Nearly 60 years before Peter Benchley’s novel “Jaws,” a real man-eater lurked the waters of the New Jersey coast. It was July 1, 1916, and in Beach Haven the tourist season was in full swing. The beaches were filled with sunbathers and the ocean with swimmers. Everything seemed like just another hot July day. But this day would be different from any other.
Charles Epting Vansant, 28, of Philadelphia, was on vacation at the Engleside Hotel with his family. Before dinner, Vansant decided to take a quick swim in the Atlantic with a Chesapeake Bay Retriever that was playing on the beach. Shortly after entering the water, Vansant began shouting. Bathers believed he was calling to the dog, but a shark was actually biting Vansant’s legs. He was rescued by lifeguard Alexander Ott and bystander Sheridan Taylor, who claimed the shark followed him to shore as they pulled the bleeding Vansant from the water. Vansant’s left thigh was stripped of its flesh; he bled to death on the manager’s desk of the Engleside Hotel at 6:45 PM.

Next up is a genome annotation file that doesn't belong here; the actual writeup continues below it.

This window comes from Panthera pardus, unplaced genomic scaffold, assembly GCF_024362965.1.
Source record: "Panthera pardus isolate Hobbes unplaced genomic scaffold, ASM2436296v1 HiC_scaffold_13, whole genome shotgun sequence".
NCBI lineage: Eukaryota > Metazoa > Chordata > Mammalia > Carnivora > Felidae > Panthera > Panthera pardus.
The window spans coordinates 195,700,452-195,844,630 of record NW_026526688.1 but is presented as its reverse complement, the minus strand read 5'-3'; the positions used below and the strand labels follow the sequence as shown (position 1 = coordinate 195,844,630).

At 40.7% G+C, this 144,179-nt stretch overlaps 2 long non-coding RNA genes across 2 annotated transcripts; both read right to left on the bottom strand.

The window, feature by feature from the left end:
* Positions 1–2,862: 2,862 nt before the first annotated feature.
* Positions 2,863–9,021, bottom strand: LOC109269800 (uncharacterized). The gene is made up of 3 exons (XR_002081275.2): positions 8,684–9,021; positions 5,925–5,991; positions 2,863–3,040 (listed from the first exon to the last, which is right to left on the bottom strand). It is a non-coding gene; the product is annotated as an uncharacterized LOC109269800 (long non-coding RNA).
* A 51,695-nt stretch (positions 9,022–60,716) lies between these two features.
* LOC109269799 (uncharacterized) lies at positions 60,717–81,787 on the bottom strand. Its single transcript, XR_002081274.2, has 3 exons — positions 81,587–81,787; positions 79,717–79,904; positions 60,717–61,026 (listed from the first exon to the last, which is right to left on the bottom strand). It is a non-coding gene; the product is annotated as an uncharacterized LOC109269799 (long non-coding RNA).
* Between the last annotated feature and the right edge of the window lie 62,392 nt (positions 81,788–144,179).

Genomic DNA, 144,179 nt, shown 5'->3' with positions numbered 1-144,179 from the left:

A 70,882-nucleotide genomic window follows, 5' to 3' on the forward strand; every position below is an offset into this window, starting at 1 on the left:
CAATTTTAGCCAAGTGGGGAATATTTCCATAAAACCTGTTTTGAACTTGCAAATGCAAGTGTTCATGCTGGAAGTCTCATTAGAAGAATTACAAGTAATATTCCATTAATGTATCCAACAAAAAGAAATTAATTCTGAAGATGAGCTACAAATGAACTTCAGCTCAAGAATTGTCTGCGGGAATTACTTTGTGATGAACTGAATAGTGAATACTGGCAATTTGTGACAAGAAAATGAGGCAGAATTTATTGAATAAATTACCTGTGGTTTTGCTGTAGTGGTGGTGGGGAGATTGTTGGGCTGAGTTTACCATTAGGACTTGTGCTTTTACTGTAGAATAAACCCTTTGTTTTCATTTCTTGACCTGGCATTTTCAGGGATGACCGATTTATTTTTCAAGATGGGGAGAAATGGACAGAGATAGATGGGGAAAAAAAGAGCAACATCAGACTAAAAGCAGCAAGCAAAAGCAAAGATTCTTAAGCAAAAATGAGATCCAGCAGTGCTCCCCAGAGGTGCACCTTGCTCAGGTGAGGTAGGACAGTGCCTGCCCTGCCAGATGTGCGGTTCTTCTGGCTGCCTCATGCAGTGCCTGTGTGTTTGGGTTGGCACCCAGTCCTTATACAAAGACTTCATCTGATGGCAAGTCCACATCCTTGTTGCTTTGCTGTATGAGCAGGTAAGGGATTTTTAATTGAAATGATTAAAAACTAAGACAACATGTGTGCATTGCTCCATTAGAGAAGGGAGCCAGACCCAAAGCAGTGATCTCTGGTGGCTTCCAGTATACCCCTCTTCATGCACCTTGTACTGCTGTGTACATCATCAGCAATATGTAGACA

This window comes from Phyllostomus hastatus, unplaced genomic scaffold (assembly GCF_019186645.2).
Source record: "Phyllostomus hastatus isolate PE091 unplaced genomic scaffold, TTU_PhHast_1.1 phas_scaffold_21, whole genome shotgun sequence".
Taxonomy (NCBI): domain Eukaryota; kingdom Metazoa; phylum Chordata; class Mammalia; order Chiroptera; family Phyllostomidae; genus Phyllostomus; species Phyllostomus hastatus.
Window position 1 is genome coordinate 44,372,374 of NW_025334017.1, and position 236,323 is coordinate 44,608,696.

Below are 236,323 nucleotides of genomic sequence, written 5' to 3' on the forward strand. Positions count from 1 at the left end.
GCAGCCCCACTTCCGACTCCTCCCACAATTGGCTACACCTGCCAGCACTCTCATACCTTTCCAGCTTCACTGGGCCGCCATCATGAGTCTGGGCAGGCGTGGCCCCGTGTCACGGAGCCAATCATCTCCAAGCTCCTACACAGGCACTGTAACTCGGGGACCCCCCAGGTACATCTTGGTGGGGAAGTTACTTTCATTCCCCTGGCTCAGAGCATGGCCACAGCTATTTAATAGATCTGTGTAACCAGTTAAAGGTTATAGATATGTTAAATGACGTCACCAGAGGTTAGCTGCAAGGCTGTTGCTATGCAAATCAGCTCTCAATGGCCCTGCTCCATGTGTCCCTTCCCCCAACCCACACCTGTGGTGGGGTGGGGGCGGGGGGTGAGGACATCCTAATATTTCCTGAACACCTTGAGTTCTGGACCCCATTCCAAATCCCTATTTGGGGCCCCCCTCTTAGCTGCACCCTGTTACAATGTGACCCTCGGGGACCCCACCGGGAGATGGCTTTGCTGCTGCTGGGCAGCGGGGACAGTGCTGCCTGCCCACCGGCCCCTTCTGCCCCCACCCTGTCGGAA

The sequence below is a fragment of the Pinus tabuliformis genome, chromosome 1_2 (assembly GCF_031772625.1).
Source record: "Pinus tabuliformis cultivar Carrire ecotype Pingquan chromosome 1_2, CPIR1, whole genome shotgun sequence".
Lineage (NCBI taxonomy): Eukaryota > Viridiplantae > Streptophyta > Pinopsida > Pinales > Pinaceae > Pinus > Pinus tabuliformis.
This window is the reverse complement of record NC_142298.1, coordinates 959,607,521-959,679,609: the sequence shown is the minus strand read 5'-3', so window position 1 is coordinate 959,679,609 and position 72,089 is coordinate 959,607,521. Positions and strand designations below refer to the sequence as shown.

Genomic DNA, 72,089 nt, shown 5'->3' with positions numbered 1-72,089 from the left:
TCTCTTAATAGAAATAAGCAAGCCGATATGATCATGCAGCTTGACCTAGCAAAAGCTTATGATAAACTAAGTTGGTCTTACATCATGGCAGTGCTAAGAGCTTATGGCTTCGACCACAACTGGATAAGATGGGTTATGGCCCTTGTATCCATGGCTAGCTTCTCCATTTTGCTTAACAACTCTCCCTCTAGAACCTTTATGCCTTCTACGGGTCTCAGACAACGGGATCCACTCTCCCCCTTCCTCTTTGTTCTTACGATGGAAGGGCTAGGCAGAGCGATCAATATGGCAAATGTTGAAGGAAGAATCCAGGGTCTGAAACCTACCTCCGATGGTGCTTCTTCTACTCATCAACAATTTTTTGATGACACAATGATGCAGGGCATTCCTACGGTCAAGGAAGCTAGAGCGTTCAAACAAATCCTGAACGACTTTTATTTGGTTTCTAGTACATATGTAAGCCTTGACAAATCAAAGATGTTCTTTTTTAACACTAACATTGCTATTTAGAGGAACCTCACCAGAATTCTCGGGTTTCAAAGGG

Most people along the Jersey Shore wrote the attack off as a singular freak occurrence. They could not have been more wrong.
Five days later the shark would strike again, 45 miles to the north in Spring Lake. The victim was Charles Bruder, 27, a Swiss bell captain at the Essex & Sussex Hotel. Bruder was swimming 130 yards from shore when he began screaming “A shark bit me! Bit my legs off!” These are the last words Charles would ever utter.
A shark bit him in the abdomen and severed his legs. Bruder’s blood turned the water red. Lifeguards Chris Anderson and George White rowed to him in a lifeboat and realized he had been bitten by a shark. They pulled him from the water, but he bled to death on the way to shore.
The Matawan Man-Eater
Mesh barriers went up almost immediately around swimming areas along the coast. What would happen next would elevate the panic to a new level. Thirty miles farther north, residents of Matawan, a small town 11 miles inland from the open ocean, naturally felt that they were safe from attacks. Swimmers here were confined to the Matawan Creek, a narrow tidal creek that wound its way to the bay. A retired fishing boat captain, Thomas Cattrell, was walking home after a successful day of fishing. When he crossed over Matawan’s new trolley drawbridge he noticed something that seemed almost impossible: a huge shark was heading up the inland waterway. He couldn’t believe his eyes, but confident that what he saw was very real, Cattrell ran into Matawan to warn everyone.